Injured workers have two avenues for compensation-a statutory or a common law claim. A statutory claim is through your employer’s insurance company. It consists of receiving benefits such as having your wages paid while you are off work and by receiving paid medical treatment for your injury. Pursuing a common law claims opens more opportunities to be compensated fairly which includes being compensated for future economic loss, for medical expenses that you may incur in the future and also for your pain and suffering. Statutory claims do not include these benefits which limits your compensation.
In which to pursue a common law claim the injured worker has to be able to establish liability or fault on behalf of the employer. Much like if you have had a motor vehicle accident and you were at fault, then you will not be able to pursue a claim if you were negligent and caused the accident. If liability can be established a common law claim will need to be submitted by a personal injury lawyer. The employer’s insurance cover e.g. WorkCover Queensland will pay the compensation and not your employer.
A personal injury lawyer will investigate the claim, submit a list to the insurer listing everything in which you are entitled, order the necessary medical reports to support the claim and most importantly will negotiate and settle a sufficient claim amount.
So who is entitled to pursue a common law claim? Any injured worker who suffers an injury at work which results in a permanent impairment and their employer is at fault. This even includes negligence on behalf of one of your work colleagues as your employer is also responsible for their actions in the workplace. An injury can be physical and/or psychological.
An injured worker has three (3) years from their date of injury to pursue a common law claim. Common law claims take between 6-9 months to settle depending on your case and 95% of cases are settled outside of court when a Personal Injury Lawyer is representing you.
It is extremely important to get free legal advice and it doesn’t have to cost you anything. Work Injury Compensation offer free legal advice for workers.
When the insurance company wants to stop paying you and they want to get you off their ‘books’ they will either cut you off or send you to their doctor to be medically examined for permanent impairment. If the insurance company doctor thinks you do have a body percentage of being permanently impaired because of your injury they will offer you a NOA (Notice Of Assessment) which is a payout of compensation. DO NOT sign this in any event. This NOA opens up the opportunity to pursue a common law claim. If you sign this document it will end all future rights to be compensated ever again. The next procedure that follows this event is for the claimant to get a second opinion from a different doctor. Your lawyer will send you to one of their doctors for the second opinion. In most cases, the doctor will always give you a higher percentage as they evaluate whole person impairment and how the injury sustained is going to affect your ability to work in the future.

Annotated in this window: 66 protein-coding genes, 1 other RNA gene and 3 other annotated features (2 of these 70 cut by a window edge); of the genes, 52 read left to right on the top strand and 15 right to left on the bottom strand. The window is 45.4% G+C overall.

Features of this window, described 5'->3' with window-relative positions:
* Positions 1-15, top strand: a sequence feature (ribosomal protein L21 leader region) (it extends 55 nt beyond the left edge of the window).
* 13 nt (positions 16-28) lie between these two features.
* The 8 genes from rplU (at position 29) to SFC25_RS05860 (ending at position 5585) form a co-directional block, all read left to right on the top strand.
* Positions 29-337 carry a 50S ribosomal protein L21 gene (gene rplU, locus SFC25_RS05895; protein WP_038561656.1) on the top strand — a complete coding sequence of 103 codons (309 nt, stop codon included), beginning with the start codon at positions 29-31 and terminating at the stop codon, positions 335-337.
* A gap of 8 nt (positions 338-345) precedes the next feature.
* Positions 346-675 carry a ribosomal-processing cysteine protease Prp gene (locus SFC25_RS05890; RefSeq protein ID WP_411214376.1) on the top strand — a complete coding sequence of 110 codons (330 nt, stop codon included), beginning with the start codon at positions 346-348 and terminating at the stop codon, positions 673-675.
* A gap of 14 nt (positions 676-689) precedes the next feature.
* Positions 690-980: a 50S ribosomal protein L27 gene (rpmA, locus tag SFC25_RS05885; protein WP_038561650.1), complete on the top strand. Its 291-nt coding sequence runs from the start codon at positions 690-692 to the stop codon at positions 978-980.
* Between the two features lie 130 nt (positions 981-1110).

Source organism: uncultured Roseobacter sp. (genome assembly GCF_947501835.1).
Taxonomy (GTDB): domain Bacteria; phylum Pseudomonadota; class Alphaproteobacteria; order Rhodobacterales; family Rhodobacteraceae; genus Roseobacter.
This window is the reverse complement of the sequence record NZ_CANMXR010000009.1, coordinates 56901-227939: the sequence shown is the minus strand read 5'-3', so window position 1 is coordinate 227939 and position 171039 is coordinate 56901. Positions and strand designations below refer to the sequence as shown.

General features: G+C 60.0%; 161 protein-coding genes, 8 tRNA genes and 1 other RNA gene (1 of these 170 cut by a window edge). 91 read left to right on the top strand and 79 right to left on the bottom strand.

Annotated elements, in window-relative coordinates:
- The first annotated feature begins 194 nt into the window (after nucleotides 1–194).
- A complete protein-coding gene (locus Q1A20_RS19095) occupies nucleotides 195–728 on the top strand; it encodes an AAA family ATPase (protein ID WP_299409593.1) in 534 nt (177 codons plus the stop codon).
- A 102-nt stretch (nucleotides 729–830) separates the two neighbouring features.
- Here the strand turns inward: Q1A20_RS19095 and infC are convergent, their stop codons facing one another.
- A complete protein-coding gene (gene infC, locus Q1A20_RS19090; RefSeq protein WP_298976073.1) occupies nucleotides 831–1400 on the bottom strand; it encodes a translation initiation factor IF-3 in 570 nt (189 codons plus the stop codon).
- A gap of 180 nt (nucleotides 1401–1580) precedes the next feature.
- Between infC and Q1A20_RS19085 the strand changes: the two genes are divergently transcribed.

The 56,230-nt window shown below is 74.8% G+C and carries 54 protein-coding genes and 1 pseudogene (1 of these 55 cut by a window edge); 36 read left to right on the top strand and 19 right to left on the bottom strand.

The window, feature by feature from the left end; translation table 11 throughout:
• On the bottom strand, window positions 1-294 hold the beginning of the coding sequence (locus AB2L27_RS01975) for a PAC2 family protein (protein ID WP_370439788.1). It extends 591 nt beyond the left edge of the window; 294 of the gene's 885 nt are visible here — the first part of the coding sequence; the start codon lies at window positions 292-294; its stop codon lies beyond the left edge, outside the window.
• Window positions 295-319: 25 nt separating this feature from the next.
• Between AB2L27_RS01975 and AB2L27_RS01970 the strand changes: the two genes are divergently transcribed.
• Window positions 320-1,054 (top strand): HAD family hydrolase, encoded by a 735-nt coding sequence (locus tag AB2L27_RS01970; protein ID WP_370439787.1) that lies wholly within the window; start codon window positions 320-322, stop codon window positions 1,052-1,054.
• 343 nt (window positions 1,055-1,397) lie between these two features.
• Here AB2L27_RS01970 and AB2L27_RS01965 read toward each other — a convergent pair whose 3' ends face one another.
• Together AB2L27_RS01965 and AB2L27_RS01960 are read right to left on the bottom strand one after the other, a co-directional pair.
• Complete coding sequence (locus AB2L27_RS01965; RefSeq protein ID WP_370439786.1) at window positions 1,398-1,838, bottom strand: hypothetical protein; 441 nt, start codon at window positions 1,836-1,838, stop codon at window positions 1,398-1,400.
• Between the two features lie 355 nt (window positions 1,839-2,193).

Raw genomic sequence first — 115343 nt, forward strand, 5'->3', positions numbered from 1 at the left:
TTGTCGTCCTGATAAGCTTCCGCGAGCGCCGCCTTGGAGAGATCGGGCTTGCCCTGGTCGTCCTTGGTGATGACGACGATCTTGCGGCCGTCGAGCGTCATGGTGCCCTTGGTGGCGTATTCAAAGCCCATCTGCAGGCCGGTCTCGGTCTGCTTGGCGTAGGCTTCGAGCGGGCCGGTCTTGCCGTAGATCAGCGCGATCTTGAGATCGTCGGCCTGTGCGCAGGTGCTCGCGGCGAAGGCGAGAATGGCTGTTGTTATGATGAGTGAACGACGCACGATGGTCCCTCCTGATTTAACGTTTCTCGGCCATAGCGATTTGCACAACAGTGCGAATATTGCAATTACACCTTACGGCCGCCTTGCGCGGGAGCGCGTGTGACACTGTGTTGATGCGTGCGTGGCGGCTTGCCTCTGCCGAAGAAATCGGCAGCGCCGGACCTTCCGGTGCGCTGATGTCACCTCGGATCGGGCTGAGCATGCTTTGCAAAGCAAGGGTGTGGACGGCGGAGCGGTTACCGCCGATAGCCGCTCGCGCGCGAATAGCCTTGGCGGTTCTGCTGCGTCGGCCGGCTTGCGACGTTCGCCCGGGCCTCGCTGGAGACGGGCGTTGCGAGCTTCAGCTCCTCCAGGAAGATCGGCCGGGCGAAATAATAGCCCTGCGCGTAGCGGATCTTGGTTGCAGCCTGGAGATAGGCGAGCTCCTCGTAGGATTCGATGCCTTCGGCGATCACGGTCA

Then on top of that your solicitor includes the portion of past and future free employment advice economic loss, future medical expenses you might have to pay and most importantly pain and suffering to include on top of the percentage that you have lost or that you will lose because of the injury sustained that shouldn’t of happened in the first place. The reason why a common law claim gives you more compensation is because the insurance company does not look at or include pain and suffering, past and future economic loss and the money you might have to fork out for medical treatment in the future for your injury. The insurance company run by a system on the computer and do not consider these important factors.
You are left with more in the pocket pursuing a common law claim and guided through the process making it easy for you to understand how the process works. For free legal advice contact a personal injury lawyer and see if you qualify for a common law claim and be surprised with the result of your common law claim.